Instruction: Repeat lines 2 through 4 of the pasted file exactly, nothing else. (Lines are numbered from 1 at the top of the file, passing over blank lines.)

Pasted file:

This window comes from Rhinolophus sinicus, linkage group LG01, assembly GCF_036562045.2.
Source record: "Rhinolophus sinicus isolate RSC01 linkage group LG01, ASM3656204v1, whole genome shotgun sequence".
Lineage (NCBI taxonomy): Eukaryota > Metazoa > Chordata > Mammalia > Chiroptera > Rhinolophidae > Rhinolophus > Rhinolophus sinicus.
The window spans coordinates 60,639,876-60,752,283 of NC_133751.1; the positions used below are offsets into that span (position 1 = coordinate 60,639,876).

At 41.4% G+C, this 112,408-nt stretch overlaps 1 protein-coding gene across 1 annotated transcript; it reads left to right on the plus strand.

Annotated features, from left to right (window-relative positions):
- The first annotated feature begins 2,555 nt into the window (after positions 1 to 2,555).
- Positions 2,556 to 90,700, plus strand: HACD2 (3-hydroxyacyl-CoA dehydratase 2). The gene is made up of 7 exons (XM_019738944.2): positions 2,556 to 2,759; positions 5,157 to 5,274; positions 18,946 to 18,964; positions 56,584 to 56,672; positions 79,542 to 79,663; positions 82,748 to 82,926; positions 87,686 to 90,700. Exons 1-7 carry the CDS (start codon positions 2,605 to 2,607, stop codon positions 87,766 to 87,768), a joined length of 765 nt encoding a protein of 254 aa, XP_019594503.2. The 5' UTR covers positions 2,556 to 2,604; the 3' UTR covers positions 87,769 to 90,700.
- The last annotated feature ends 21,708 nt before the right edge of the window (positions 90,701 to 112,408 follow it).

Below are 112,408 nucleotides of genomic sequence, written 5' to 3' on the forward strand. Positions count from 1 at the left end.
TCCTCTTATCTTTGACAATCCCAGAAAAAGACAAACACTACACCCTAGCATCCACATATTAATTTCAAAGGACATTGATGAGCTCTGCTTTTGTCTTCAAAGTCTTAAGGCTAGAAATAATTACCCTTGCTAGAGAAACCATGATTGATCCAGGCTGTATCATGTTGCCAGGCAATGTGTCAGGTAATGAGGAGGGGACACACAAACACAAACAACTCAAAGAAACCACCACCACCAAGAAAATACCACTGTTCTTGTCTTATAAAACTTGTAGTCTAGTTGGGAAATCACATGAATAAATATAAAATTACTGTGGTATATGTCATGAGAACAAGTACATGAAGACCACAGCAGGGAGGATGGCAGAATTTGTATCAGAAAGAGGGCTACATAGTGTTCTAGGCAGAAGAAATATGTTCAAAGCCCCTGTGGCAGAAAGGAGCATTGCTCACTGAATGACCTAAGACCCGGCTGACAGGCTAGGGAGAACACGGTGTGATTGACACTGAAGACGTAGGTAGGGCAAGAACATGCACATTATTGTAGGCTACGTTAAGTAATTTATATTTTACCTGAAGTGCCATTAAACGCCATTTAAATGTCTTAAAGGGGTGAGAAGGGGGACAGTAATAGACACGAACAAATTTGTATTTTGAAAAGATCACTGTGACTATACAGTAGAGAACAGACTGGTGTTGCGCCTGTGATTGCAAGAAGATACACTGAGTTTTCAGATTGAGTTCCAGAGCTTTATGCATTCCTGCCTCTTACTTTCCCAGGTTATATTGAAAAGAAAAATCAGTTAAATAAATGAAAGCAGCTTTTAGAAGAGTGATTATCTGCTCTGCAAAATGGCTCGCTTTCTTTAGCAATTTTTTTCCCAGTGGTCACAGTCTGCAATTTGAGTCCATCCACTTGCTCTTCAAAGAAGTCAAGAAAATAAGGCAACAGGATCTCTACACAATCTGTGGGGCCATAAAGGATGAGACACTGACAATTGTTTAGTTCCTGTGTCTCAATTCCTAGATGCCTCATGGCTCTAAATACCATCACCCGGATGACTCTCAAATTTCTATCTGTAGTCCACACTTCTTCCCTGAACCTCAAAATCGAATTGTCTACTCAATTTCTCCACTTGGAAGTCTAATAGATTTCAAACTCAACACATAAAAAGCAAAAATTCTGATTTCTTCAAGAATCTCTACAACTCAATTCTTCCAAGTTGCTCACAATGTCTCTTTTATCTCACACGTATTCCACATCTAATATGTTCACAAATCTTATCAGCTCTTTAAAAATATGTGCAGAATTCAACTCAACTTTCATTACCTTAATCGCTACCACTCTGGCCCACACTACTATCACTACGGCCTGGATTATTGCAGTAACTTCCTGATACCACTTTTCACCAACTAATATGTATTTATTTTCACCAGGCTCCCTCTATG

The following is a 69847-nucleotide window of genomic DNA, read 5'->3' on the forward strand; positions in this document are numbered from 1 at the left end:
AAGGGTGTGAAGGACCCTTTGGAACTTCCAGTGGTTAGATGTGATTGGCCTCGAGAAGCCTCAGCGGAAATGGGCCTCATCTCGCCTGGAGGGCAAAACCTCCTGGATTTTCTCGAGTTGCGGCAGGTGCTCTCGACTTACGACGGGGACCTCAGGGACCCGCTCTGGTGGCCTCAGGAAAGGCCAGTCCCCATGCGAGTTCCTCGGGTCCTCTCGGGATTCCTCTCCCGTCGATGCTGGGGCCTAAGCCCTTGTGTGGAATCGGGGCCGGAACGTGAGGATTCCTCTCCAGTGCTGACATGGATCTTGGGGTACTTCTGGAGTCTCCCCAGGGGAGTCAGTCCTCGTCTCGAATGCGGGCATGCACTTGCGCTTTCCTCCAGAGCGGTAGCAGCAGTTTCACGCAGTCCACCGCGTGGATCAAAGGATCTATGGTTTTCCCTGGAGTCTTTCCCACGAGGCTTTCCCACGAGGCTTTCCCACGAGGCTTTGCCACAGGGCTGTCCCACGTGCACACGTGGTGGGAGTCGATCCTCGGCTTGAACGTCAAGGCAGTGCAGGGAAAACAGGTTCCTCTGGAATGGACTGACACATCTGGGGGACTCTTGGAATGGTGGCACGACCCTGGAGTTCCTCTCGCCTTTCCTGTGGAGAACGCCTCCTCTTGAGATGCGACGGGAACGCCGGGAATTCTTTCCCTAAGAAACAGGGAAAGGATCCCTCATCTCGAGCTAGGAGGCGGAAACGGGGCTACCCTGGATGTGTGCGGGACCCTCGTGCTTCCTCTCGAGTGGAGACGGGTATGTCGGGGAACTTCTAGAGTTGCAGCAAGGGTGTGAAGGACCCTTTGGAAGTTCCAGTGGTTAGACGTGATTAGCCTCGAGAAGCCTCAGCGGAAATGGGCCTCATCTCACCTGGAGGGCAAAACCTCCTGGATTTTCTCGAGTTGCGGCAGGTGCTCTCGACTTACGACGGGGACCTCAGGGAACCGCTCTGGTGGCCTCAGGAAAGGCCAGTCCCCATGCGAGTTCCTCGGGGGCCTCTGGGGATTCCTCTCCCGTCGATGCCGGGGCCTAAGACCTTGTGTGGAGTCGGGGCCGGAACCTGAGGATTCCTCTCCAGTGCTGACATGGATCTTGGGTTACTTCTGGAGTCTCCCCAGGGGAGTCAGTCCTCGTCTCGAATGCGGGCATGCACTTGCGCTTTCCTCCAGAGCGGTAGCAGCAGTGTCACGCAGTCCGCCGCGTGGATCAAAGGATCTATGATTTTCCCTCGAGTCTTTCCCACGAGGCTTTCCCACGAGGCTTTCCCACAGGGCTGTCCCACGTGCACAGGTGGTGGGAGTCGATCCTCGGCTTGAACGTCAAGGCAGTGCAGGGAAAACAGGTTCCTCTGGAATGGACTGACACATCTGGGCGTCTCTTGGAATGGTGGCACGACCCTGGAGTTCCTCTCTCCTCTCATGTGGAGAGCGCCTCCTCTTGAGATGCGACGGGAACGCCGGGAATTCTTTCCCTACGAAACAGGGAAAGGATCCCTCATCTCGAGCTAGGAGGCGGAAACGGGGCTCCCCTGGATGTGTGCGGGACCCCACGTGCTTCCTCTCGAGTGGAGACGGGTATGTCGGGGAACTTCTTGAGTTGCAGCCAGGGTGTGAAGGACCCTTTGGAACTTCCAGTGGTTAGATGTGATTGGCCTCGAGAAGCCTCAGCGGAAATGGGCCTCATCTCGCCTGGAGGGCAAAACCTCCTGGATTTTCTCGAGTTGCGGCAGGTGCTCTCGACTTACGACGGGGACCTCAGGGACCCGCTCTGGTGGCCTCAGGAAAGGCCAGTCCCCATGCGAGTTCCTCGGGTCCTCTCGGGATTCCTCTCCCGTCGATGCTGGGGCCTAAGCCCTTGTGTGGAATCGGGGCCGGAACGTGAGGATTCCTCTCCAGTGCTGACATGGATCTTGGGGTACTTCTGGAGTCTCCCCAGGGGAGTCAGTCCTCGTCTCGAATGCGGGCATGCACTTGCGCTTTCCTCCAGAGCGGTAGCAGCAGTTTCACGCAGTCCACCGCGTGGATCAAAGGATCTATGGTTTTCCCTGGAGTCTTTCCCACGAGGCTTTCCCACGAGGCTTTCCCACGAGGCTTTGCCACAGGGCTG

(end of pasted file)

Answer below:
Source record: "Rhinolophus sinicus isolate RSC01 linkage group LG01, ASM3656204v1, whole genome shotgun sequence".
Lineage (NCBI taxonomy): Eukaryota > Metazoa > Chordata > Mammalia > Chiroptera > Rhinolophidae > Rhinolophus > Rhinolophus sinicus.
The window spans coordinates 60,639,876-60,752,283 of NC_133751.1; the positions used below are offsets into that span (position 1 = coordinate 60,639,876).